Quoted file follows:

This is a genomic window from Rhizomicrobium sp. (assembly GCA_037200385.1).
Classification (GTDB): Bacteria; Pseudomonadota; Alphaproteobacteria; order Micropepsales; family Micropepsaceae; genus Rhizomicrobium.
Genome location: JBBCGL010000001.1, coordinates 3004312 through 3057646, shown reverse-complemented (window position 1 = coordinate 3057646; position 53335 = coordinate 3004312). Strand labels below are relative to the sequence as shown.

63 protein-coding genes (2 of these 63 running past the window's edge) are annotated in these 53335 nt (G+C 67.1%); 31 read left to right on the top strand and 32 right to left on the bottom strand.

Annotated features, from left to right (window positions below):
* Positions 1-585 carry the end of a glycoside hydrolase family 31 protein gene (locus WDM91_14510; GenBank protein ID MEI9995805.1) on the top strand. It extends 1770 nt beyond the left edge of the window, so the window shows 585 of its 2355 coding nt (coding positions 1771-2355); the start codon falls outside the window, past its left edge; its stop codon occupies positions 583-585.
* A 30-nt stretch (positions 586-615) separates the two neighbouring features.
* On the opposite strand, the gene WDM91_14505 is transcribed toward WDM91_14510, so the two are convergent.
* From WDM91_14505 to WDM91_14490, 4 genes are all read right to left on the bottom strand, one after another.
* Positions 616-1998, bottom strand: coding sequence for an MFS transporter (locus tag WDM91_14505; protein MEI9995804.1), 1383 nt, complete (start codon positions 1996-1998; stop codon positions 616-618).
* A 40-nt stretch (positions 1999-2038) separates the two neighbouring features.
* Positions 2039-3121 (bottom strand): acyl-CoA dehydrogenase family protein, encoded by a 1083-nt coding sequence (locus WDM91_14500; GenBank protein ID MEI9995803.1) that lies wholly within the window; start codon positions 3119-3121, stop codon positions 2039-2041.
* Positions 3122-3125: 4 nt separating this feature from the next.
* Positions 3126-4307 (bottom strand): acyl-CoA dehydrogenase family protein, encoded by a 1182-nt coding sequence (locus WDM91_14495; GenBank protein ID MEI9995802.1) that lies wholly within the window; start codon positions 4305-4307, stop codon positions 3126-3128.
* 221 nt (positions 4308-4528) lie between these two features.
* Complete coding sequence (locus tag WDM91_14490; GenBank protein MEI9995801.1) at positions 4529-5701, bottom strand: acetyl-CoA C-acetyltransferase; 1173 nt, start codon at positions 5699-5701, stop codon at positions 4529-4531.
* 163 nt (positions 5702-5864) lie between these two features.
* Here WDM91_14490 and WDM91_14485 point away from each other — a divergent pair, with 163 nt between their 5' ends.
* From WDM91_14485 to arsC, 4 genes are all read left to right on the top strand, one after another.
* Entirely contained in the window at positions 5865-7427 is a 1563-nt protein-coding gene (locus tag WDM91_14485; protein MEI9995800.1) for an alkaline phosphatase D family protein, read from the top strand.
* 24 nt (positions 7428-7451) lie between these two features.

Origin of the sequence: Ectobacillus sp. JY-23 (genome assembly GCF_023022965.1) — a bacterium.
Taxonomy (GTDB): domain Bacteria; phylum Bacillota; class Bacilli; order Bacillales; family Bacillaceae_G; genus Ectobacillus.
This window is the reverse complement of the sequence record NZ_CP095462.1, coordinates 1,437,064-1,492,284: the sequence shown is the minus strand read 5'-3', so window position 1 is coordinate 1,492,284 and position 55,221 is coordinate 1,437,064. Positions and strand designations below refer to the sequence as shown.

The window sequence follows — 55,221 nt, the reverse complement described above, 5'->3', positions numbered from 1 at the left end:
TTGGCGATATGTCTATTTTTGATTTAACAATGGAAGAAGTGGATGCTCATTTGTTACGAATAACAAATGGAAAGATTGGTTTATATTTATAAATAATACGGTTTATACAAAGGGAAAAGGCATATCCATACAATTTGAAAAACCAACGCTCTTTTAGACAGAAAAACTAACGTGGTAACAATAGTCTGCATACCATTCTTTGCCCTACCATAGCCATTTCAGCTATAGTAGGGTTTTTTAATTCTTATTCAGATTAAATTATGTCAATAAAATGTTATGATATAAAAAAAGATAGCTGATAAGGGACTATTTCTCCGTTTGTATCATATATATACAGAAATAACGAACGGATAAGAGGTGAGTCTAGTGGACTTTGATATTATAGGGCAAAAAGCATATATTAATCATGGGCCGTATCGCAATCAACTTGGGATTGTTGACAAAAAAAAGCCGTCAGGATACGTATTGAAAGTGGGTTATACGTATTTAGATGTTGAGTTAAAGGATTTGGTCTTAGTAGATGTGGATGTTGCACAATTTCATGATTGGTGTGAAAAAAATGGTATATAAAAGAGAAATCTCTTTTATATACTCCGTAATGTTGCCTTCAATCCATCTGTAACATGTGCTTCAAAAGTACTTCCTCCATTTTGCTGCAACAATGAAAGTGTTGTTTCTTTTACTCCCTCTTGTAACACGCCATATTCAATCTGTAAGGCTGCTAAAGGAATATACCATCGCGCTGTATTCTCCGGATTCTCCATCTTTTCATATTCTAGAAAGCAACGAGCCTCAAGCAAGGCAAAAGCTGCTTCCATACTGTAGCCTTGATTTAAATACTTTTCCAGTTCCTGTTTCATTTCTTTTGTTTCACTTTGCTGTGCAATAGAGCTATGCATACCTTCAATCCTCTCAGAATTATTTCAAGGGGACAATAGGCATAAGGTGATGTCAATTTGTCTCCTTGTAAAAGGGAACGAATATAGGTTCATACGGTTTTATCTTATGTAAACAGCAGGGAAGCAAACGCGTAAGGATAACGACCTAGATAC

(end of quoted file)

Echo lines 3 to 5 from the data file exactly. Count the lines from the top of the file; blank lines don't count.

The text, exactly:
Genome location: JBBCGL010000001.1, coordinates 3004312 through 3057646, shown reverse-complemented (window position 1 = coordinate 3057646; position 53335 = coordinate 3004312). Strand labels below are relative to the sequence as shown.

63 protein-coding genes (2 of these 63 running past the window's edge) are annotated in these 53335 nt (G+C 67.1%); 31 read left to right on the top strand and 32 right to left on the bottom strand.

Annotated features, from left to right (window positions below):